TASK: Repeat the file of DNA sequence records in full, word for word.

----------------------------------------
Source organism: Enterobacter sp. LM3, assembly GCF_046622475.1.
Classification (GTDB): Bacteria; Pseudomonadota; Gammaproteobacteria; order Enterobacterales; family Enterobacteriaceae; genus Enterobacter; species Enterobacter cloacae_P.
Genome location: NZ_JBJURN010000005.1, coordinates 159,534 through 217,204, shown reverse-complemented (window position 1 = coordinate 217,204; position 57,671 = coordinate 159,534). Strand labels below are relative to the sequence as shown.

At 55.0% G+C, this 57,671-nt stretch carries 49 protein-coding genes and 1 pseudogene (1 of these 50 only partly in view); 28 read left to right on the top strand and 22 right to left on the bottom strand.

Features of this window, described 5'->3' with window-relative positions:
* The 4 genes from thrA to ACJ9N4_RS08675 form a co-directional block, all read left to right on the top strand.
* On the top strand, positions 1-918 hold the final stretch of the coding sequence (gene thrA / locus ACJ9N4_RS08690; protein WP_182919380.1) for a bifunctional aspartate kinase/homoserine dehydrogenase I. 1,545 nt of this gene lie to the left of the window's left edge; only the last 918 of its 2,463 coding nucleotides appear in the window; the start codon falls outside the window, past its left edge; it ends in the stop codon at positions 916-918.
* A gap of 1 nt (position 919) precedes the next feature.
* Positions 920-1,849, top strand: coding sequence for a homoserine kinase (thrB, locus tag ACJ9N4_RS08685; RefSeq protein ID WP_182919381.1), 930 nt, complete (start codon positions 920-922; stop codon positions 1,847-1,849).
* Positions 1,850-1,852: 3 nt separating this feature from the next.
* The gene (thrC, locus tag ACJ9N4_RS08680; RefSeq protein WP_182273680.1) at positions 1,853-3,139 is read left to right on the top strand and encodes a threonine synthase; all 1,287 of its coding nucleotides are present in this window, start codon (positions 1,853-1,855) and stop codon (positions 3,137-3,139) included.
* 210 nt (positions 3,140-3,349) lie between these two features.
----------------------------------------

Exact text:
Source organism: Enterobacter sp. LM3, assembly GCF_046622475.1.
Classification (GTDB): Bacteria; Pseudomonadota; Gammaproteobacteria; order Enterobacterales; family Enterobacteriaceae; genus Enterobacter; species Enterobacter cloacae_P.
Genome location: NZ_JBJURN010000005.1, coordinates 159,534 through 217,204, shown reverse-complemented (window position 1 = coordinate 217,204; position 57,671 = coordinate 159,534). Strand labels below are relative to the sequence as shown.

At 55.0% G+C, this 57,671-nt stretch carries 49 protein-coding genes and 1 pseudogene (1 of these 50 only partly in view); 28 read left to right on the top strand and 22 right to left on the bottom strand.

Features of this window, described 5'->3' with window-relative positions:
* The 4 genes from thrA to ACJ9N4_RS08675 form a co-directional block, all read left to right on the top strand.
* On the top strand, positions 1-918 hold the final stretch of the coding sequence (gene thrA / locus ACJ9N4_RS08690; protein WP_182919380.1) for a bifunctional aspartate kinase/homoserine dehydrogenase I. 1,545 nt of this gene lie to the left of the window's left edge; only the last 918 of its 2,463 coding nucleotides appear in the window; the start codon falls outside the window, past its left edge; it ends in the stop codon at positions 916-918.
* A gap of 1 nt (position 919) precedes the next feature.
* Positions 920-1,849, top strand: coding sequence for a homoserine kinase (thrB, locus tag ACJ9N4_RS08685; RefSeq protein ID WP_182919381.1), 930 nt, complete (start codon positions 920-922; stop codon positions 1,847-1,849).
* Positions 1,850-1,852: 3 nt separating this feature from the next.
* The gene (thrC, locus tag ACJ9N4_RS08680; RefSeq protein WP_182273680.1) at positions 1,853-3,139 is read left to right on the top strand and encodes a threonine synthase; all 1,287 of its coding nucleotides are present in this window, start codon (positions 1,853-1,855) and stop codon (positions 3,137-3,139) included.
* 210 nt (positions 3,140-3,349) lie between these two features.